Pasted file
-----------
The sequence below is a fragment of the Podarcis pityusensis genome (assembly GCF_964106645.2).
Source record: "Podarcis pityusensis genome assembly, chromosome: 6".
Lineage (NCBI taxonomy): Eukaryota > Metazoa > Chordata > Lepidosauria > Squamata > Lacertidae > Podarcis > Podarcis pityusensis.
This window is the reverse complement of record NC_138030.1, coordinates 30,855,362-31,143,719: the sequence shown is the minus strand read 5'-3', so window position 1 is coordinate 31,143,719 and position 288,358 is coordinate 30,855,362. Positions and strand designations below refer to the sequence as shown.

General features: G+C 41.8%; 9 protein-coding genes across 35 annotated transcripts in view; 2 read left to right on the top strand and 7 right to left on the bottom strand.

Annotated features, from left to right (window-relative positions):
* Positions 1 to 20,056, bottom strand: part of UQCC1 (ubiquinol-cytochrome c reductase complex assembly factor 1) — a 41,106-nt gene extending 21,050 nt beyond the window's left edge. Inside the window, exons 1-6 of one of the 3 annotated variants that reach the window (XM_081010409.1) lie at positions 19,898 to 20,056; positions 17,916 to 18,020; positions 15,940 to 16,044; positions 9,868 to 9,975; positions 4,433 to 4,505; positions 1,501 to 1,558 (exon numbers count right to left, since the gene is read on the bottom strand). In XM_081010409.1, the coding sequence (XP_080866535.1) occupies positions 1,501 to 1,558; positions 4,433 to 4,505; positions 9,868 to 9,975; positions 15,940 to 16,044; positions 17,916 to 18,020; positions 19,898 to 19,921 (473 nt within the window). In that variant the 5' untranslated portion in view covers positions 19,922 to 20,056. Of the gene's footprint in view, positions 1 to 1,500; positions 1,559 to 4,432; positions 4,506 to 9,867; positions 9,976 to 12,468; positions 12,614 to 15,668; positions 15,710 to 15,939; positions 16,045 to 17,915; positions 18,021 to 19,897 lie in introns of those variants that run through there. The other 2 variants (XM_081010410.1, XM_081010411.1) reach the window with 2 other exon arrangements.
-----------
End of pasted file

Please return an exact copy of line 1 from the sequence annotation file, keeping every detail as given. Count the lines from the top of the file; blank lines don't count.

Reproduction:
The sequence below is a fragment of the Podarcis pityusensis genome (assembly GCF_964106645.2).